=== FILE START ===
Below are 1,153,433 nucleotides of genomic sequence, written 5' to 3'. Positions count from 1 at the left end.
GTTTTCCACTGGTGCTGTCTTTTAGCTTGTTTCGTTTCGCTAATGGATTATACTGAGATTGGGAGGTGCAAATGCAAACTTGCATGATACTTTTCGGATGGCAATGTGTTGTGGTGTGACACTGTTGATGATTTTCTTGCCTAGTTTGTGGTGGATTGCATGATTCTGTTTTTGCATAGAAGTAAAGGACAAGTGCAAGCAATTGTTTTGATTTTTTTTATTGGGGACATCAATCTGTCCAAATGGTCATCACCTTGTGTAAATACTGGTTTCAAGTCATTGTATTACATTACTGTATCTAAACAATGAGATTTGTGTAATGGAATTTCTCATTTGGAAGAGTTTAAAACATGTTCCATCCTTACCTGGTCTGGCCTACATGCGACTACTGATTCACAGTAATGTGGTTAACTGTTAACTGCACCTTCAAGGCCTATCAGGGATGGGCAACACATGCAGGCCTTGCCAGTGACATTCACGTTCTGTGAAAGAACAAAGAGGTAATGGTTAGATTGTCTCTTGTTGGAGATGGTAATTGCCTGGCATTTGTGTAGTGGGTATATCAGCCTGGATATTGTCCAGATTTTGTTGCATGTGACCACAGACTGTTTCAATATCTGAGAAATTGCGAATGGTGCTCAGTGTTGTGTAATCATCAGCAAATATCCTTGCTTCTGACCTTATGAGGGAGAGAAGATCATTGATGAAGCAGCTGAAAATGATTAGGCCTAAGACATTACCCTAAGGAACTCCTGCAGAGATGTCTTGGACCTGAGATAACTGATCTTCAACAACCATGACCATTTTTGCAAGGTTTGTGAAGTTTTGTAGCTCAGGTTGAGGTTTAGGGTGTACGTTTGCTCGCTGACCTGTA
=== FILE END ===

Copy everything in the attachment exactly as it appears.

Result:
Below are 1,153,433 nucleotides of genomic sequence, written 5' to 3'. Positions count from 1 at the left end.
GTTTTCCACTGGTGCTGTCTTTTAGCTTGTTTCGTTTCGCTAATGGATTATACTGAGATTGGGAGGTGCAAATGCAAACTTGCATGATACTTTTCGGATGGCAATGTGTTGTGGTGTGACACTGTTGATGATTTTCTTGCCTAGTTTGTGGTGGATTGCATGATTCTGTTTTTGCATAGAAGTAAAGGACAAGTGCAAGCAATTGTTTTGATTTTTTTTATTGGGGACATCAATCTGTCCAAATGGTCATCACCTTGTGTAAATACTGGTTTCAAGTCATTGTATTACATTACTGTATCTAAACAATGAGATTTGTGTAATGGAATTTCTCATTTGGAAGAGTTTAAAACATGTTCCATCCTTACCTGGTCTGGCCTACATGCGACTACTGATTCACAGTAATGTGGTTAACTGTTAACTGCACCTTCAAGGCCTATCAGGGATGGGCAACACATGCAGGCCTTGCCAGTGACATTCACGTTCTGTGAAAGAACAAAGAGGTAATGGTTAGATTGTCTCTTGTTGGAGATGGTAATTGCCTGGCATTTGTGTAGTGGGTATATCAGCCTGGATATTGTCCAGATTTTGTTGCATGTGACCACAGACTGTTTCAATATCTGAGAAATTGCGAATGGTGCTCAGTGTTGTGTAATCATCAGCAAATATCCTTGCTTCTGACCTTATGAGGGAGAGAAGATCATTGATGAAGCAGCTGAAAATGATTAGGCCTAAGACATTACCCTAAGGAACTCCTGCAGAGATGTCTTGGACCTGAGATAACTGATCTTCAACAACCATGACCATTTTTGCAAGGTTTGTGAAGTTTTGTAGCTCAGGTTGAGGTTTAGGGTGTACGTTTGCTCGCTGACCTGTA